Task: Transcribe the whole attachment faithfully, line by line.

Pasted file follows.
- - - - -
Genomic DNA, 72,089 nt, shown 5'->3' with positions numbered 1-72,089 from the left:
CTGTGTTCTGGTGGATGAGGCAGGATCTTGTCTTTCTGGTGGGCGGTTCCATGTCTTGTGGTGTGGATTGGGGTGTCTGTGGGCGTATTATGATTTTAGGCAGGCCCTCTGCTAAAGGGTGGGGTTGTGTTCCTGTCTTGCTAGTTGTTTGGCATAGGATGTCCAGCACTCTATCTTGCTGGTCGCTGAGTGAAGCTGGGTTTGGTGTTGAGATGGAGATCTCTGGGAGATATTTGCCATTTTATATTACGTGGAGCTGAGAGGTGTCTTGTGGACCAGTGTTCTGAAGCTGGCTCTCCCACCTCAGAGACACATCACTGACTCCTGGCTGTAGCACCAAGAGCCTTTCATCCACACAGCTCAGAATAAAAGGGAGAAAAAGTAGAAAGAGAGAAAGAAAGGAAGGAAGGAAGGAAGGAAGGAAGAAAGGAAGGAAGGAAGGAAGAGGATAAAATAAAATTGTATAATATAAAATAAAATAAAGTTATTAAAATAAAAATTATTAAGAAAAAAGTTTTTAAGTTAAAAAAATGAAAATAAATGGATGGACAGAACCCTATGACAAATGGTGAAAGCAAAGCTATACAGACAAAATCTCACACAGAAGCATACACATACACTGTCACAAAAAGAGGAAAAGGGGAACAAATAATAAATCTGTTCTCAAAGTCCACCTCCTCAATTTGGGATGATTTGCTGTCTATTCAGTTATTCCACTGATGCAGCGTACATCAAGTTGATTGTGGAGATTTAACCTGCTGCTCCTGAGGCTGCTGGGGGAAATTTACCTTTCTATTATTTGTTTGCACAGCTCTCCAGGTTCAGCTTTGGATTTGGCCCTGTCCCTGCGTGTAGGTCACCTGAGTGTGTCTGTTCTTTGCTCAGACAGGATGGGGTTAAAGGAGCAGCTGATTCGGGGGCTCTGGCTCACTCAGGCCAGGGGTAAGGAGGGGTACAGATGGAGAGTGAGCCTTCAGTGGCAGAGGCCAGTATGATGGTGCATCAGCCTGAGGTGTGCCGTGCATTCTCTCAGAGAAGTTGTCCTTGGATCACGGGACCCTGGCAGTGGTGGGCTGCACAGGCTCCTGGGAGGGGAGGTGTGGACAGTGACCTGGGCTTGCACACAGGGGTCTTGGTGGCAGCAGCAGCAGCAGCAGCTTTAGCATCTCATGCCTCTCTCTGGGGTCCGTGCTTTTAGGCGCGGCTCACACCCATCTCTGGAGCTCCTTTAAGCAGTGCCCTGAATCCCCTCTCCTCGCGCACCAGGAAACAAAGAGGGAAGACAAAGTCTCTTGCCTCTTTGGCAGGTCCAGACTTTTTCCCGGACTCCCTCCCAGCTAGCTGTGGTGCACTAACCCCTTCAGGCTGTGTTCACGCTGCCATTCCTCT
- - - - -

Genomic DNA, 72,089 nt, shown 5'->3' with positions numbered 1-72,089 from the left:
CTGTGTTCTGGTGGATGAGGCAGGATCTTGTCTTTCTGGTGGGCGGTTCCATGTCTTGTGGTGTGGATTGGGGTGTCTGTGGGCGTATTATGATTTTAGGCAGGCCCTCTGCTAAAGGGTGGGGTTGTGTTCCTGTCTTGCTAGTTGTTTGGCATAGGATGTCCAGCACTCTATCTTGCTGGTCGCTGAGTGAAGCTGGGTTTGGTGTTGAGATGGAGATCTCTGGGAGATATTTGCCATTTTATATTACGTGGAGCTGAGAGGTGTCTTGTGGACCAGTGTTCTGAAGCTGGCTCTCCCACCTCAGAGACACATCACTGACTCCTGGCTGTAGCACCAAGAGCCTTTCATCCACACAGCTCAGAATAAAAGGGAGAAAAAGTAGAAAGAGAGAAAGAAAGGAAGGAAGGAAGGAAGGAAGGAAGAAAGGAAGGAAGGAAGGAAGAGGATAAAATAAAATTGTATAATATAAAATAAAATAAAGTTATTAAAATAAAAATTATTAAGAAAAAAGTTTTTAAGTTAAAAAAATGAAAATAAATGGATGGACAGAACCCTATGACAAATGGTGAAAGCAAAGCTATACAGACAAAATCTCACACAGAAGCATACACATACACTGTCACAAAAAGAGGAAAAGGGGAACAAATAATAAATCTGTTCTCAAAGTCCACCTCCTCAATTTGGGATGATTTGCTGTCTATTCAGTTATTCCACTGATGCAGCGTACATCAAGTTGATTGTGGAGATTTAACCTGCTGCTCCTGAGGCTGCTGGGGGAAATTTACCTTTCTATTATTTGTTTGCACAGCTCTCCAGGTTCAGCTTTGGATTTGGCCCTGTCCCTGCGTGTAGGTCACCTGAGTGTGTCTGTTCTTTGCTCAGACAGGATGGGGTTAAAGGAGCAGCTGATTCGGGGGCTCTGGCTCACTCAGGCCAGGGGTAAGGAGGGGTACAGATGGAGAGTGAGCCTTCAGTGGCAGAGGCCAGTATGATGGTGCATCAGCCTGAGGTGTGCCGTGCATTCTCTCAGAGAAGTTGTCCTTGGATCACGGGACCCTGGCAGTGGTGGGCTGCACAGGCTCCTGGGAGGGGAGGTGTGGACAGTGACCTGGGCTTGCACACAGGGGTCTTGGTGGCAGCAGCAGCAGCAGCAGCTTTAGCATCTCATGCCTCTCTCTGGGGTCCGTGCTTTTAGGCGCGGCTCACACCCATCTCTGGAGCTCCTTTAAGCAGTGCCCTGAATCCCCTCTCCTCGCGCACCAGGAAACAAAGAGGGAAGACAAAGTCTCTTGCCTCTTTGGCAGGTCCAGACTTTTTCCCGGACTCCCTCCCAGCTAGCTGTGGTGCACTAACCCCTTCAGGCTGTGTTCACGCTGCCATTCCTCT